Several years ago, I was working for a person with whom I rarely saw eye to eye. One morning, I walked into my office to find my boss had taken the liberty of rearranging my desk, including removing personal items, without asking or notifying me in advance. And if that weren’t enough, they explained away their actions with a slimy smile, insisting my office looked “unprofessional.” I was furious and even humiliated by their attempt at an unnecessary power play, and I wanted nothing more than revenge.
I’m not proud to admit this, but I spent several days after that encounter plotting how I might “get even.” Only there was a slight problem: I had very limited experience with revenge. After days of thinking about it, the only idea I had come up with was doing the exact same thing to them. I could rearrange their desk when they were out of the office, I thought, then explain it away with a slimy smile so my boss would know just how horrible it felt.
Admittedly, it was a lame idea that I wasn’t even brave enough to execute. As much as I wanted revenge, I knew there was no way to truly get even. The revenge would only have escalated an already tense work situation with my boss. So, instead of taking matters into my own hands, I trusted the universe to do its job of doling out consequences. And, let me tell you, it did not disappoint! Eventually, their position was eliminated at the organization and I was moved to work under someone more pleasant.
I’m not really the type of person who spends a lot of time thinking about revenge, but I get why people are drawn to the idea. It sounds simple enough: You hurt me. I hurt you. Now, we’re even. But I’m not sure it’s actually that simple. I’m not sure you can ever really get even.
From my experience, revenge escalates guilt and animosity; it doesn’t free you from them. Which is why the path of forgiveness, while not seemingly the most gratifying option at the forefront, is always the better path in the long run. Revenge ultimately weighs us down with false promises, while forgiveness lightens the load.
At this point, you may be thinking: If Melissa only knew what happened, she wouldn’t be going on about forgiveness!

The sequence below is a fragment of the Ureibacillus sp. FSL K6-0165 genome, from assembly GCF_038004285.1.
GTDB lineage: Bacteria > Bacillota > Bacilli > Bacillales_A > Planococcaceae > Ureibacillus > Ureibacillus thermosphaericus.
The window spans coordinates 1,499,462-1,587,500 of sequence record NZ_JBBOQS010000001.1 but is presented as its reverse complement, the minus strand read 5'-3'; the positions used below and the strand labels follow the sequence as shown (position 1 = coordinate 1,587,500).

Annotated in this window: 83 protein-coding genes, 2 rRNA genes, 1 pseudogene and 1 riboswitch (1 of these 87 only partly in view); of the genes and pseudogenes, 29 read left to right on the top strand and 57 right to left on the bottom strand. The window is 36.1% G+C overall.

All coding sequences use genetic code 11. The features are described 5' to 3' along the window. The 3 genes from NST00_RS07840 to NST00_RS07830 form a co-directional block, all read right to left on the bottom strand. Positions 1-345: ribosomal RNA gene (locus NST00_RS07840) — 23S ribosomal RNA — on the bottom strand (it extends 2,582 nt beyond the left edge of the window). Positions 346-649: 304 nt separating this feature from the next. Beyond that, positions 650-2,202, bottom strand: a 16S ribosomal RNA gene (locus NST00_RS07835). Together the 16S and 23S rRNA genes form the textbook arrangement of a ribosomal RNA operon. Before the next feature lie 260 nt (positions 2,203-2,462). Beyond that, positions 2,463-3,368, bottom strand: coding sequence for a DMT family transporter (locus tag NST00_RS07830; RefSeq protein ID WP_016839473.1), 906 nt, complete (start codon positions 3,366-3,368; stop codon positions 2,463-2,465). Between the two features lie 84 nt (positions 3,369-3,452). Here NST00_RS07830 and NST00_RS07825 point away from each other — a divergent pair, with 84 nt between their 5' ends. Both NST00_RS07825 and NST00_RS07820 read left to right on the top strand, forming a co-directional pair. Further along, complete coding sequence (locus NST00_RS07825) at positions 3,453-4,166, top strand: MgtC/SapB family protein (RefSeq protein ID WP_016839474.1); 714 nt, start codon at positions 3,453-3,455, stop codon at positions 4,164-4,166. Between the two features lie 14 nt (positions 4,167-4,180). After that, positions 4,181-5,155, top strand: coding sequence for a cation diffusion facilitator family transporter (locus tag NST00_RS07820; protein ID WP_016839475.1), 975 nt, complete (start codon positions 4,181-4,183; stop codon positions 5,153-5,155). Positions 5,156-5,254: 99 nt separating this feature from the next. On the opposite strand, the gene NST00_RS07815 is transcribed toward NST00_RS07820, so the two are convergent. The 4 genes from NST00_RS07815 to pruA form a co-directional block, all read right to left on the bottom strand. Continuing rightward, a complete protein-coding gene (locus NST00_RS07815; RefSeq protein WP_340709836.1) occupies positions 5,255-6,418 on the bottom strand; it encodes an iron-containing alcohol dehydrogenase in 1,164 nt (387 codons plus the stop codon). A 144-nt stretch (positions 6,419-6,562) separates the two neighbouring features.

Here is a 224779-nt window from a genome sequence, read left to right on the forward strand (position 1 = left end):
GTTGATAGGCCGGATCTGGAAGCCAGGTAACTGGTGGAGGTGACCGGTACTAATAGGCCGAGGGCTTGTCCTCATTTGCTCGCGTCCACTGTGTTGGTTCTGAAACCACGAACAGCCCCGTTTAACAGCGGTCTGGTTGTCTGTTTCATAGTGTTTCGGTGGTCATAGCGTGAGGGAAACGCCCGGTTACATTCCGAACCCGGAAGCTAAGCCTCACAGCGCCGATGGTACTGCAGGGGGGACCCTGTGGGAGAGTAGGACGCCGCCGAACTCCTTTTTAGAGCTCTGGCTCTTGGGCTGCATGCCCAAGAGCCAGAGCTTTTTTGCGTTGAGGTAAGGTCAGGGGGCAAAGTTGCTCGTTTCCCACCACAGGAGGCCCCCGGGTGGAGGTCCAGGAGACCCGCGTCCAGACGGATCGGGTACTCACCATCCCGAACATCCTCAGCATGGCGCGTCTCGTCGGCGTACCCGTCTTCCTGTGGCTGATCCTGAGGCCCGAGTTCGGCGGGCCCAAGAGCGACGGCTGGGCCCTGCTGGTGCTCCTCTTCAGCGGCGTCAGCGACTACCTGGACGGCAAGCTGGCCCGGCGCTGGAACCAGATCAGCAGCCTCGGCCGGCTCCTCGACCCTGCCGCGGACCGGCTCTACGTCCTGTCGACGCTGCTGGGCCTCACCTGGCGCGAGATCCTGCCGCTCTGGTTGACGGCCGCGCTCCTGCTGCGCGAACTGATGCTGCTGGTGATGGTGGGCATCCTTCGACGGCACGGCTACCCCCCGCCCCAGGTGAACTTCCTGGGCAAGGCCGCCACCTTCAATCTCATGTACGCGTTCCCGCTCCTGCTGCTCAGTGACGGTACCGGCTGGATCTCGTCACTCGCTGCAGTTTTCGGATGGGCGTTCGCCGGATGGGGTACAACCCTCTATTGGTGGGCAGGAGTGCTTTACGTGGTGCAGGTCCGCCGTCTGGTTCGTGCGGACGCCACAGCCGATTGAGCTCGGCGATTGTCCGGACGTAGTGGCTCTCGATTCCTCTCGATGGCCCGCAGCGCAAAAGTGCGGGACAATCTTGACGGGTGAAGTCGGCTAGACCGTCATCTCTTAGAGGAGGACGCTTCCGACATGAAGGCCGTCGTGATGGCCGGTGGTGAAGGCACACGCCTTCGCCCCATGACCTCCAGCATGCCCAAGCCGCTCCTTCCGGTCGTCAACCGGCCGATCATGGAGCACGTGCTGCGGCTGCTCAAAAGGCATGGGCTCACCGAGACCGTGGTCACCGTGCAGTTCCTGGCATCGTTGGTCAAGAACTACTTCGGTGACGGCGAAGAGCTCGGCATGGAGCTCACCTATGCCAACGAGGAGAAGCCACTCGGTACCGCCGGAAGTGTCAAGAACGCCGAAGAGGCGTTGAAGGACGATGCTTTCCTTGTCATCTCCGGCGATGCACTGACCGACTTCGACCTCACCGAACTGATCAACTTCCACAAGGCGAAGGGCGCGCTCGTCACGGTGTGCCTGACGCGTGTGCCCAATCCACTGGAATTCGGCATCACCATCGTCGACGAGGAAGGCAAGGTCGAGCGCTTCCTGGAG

And I just want to say, you’re right.
I don’t know.
I can’t even imagine.
And I’m truly sorry for your pain.
Really, please don’t take my words about forgiveness as a denial of your pain or your experiences. Your pain and the experiences that lead to that pain are very real. Instead, I’m asking you to see forgiveness, not as a denial of the pain, but as a path out of the pain. I’m asking you to see forgiveness as hope.
Acknowledgement of wrongdoing is built into the fabric of forgiveness. Only, forgiveness allows you to move past acknowledgement and into healing. Remember “the hook” analogy from Part 1? You have to acknowledge the hook is there before you can remove it and allow the wound to heal.
So, why doesn’t revenge work to heal the wound? Unlike forgiveness, revenge does not put any emphasis on healing. Rather, revenge focuses all of our energy on destroying a person and often that person turns out to be us.
In my introduction to forgiveness I talked about how forgiveness does not condone wrongdoing or deny its consequences. You may need to call the police if someone has committed a crime or violent act against you. You may need to file a complaint with HR because of a coworker’s inappropriate behavior. Or, you may need to cutoff contact with a friend or family member who continues to hurt you. However, you do not need to be violent, inappropriate or hurtful in return. Revenge is not your only option.
But won’t I feel better if the other person experiences the same pain that I’ve felt?
Honestly, probably not. You may feel better temporarily, but you haven’t truly healed. Not to mention, how do you know that you’ve caused them any pain or even “enough” pain? How do you know when you’ve gotten even? What if they retaliate again, causing you more pain? Does that call for more attempts at revenge?
You see, it’s a myth that we can solve anything with revenge. Revenge only keeps the guilt and animosity in circulation. Forgiveness, on the other hand, stops the madness in its tracks. Forgiveness sets us free from the unhealthy cycle of You hurt me. I hurt you.
I used to see a therapist who had an embroidered quote hanging on her office wall. It read, “The best revenge is living well.” When we forgive, we step off the hamster-wheel-to-nowhere and we move on to something far more important – living the life we were meant to live.
If you’re loving the “Fall Into Forgiveness” series, I encourage you to subscribe to my newsletter to be notified when new posts become available. Next, we are going to discuss forgiveness as the ever-present reality of living well, and you won’t want to miss it!